How to write an Elevator Pitch?
We all need to be able to answer those dreaded questions where you’re forced to talk about yourself. “So tell me about yourself? What do you do? Who are you?
When you’re job searching and networking it is important to get that pitch right, as often, you will only get one chance to impress your audience whether it be a phone interview, job interview, networking at events, or even bumping into someone who could introduce you to that hiring manager responsible for that dream job.
There are three true rules to consider when writing your elevator pitch:
(1) It should be 30 seconds or less
(2) Your skill (or how you benefit a potential employer) should be clear
(3) There should be a goal
Here are four key pieces that you can customise and personalise to fit all your networking and new job searching needs.
One - What do you do?
This is the foundation of any elevator pitch. There is no need to talk about a specific job, however you need to identify and articulate what you can deliver.
Your professional accomplishments (awards, recognitions, certifications, etc)
What’s the common thread in all your jobs? Take a look at your transferable skills and identify the one or two where you really excel.
Focus on your essential skill set, what ability have you continued to strengthen in every role?
Still in school? Use your major and assess your other interests. What clubs are you in? Who do you admire? What’s your favourite subject?
Have a clear skill set but looking for new ways to talk about it? These are effective:
Two - What is your greatest strength?
What’s the best compliment you’ve ever received about your skills? If you say that your skill set is communication, no one is going to doubt you, however if you say that your skill set is communications and you have a “knack/flair/talent for persuasive storytelling” then an employer has a clearer understanding of your value. Your concise and clear understanding of your abilities will not only lead others to believe in your abilities but also help employers more readily identify how you fit into the bigger picture of your department, field, or industry.
If you don’t know what your strength in a particular area is, try thinking about some of the feedback you’ve received.
Ashley Stahl, a well-known career coach, advises to use testimonials.
Where are you most assured?
The opportunity to do…… is what really drew you to your current role (look at the job description and choose an area that interests you and ask yourself why.)
Interpersonal – perhaps you are an amazing team player because you have a knack for seeing both sides of an argument.
Try using some of these:
Have a knack for…
Have a flair for…
Quite savvy with…
Three - What is your goal?
What would you like to do? People need to know how to help you. Do you want a new job? Do you want to learn a new skill set? Do you want advice on how to network in their field?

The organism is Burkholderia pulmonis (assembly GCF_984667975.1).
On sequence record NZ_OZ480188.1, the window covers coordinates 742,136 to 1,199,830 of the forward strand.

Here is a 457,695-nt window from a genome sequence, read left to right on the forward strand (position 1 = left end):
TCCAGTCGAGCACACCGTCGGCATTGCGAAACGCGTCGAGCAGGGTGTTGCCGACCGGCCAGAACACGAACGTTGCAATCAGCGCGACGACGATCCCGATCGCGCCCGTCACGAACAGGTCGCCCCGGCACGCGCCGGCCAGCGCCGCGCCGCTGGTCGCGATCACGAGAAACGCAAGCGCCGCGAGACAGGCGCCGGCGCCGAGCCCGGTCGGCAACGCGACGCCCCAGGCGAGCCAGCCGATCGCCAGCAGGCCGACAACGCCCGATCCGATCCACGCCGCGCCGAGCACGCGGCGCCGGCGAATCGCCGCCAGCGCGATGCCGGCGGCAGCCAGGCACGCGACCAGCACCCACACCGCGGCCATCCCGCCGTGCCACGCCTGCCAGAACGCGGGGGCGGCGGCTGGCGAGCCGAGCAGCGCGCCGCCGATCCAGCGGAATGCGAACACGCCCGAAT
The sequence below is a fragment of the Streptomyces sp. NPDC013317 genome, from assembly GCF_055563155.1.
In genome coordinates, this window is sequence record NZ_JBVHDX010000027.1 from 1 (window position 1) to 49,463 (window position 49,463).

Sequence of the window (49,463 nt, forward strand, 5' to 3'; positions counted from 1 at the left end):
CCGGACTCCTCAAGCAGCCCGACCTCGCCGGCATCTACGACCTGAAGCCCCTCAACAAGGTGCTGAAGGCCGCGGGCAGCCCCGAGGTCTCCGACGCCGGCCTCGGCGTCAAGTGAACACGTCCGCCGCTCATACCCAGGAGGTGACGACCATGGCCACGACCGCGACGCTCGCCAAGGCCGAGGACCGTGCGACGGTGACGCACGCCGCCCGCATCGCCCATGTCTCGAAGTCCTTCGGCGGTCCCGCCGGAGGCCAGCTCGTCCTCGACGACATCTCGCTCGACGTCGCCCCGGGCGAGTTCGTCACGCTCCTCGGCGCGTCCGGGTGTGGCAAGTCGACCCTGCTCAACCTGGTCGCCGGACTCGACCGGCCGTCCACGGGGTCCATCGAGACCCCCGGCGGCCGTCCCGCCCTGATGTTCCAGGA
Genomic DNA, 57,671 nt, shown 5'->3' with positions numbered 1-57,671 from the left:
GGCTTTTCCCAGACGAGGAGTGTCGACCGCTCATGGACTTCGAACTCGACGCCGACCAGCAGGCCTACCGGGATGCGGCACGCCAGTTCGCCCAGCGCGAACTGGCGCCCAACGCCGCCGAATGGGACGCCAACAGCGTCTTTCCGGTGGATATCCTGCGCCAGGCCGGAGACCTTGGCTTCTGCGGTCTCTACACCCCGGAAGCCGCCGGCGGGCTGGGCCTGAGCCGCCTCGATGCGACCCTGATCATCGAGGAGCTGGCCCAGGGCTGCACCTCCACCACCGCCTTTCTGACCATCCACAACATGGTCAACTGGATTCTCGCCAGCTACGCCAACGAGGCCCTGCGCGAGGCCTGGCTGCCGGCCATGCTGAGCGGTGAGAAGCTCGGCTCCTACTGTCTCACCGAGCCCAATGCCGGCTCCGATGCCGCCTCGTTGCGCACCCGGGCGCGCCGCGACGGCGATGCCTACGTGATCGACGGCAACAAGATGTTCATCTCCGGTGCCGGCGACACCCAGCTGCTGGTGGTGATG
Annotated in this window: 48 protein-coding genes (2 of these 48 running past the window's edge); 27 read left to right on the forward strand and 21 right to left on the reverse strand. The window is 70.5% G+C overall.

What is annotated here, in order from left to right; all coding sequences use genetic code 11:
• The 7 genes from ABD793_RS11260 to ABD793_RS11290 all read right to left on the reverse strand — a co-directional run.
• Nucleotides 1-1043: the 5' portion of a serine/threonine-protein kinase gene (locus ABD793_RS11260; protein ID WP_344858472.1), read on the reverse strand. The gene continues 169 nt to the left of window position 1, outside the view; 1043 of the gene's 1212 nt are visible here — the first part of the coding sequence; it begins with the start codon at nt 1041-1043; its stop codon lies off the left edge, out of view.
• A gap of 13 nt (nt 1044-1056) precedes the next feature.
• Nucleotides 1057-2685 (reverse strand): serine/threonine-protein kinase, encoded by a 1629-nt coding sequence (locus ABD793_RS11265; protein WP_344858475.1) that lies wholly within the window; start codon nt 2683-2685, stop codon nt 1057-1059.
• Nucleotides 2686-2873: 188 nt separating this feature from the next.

If you’re lacking confidence and are afraid to ask, remember people are always looking for people like you. Your elevator pitch positions you as a solution, and hiring managers are always looking for good candidates like yourself to solve their problems.
Try some of these:
I’d like to gain exposure or credibility in the industry
I’m hoping to find a role in..
Do you have any suggestions as to how I can..
I’m looking for opportunities for me to develop..
I’m looking to write for…
Can you provide me with some insight on how I can apply..
Four - What’s your motivation?
It is important to find out “why” in everything you do or want. This is what keeps us inspired and motivates us to take action. What emotion is driving you? Your emotions support your decision-making abilities. Use this knowledge to demonstrate that your reasons for your goals aren’t just about the money. Focus on intrinsic motivators:
Who do I want to help or inspire?
Who benefits from my work?
Why do I enjoy the work I am doing?
Start a sentence with:
I owe it to…
I’m inspired by…
I want to inspire…
Here are some elevator pitch examples:
"I’m currently studying education at RMIT University. One of my greatest strengths is my ability to make the conceptual practical and I’m interested in securing an entry-level role at a non-profit that allows me to teach and develop curriculum. Because non-profit programs and fellowships were a key part of my development and it’s important for me to pay it forward and help student develop to their highest potential."
"I’m currently working as Human Resources Manager at Forbes. My supervisors frequently commend me for being able to weigh and consider multiple perspectives and negotiate conflicting perspectives. I’m looking for suggestions on how I can further cultivate my expertise in this field because my ultimate aim is to help organisations develop more ethical and inclusive workplace cultures."
"I’m a communications professional with a knack for persuasive storytelling. Considering my colleagues often complemented me for my thoughtful and engaging presentations, I’m looking for insight as to how I can best position myself for a role in production or videography at social impact start-up. Because I’m inspired by documentaries, I want to help companies express their missions in compelling and relatable ways in the age of social media."
"My core skills sets are civil engineering and psychology. I’m endlessly curious and all my fiends, family, and colleagues look to me for answers on everything from mood swings to mindcraft. As I’ve always been exceptionally passionate about social issues, I’m looking to write for publications/websites focused on climate change so that I can create content and campaigns urging others to take action and increase sustainability for future generations."
When you have crafted your impactful and authentic elevator pitch make sure you practice, practice, practice. Practice in front of your friends, family and even people in a social setting who you haven’t met before.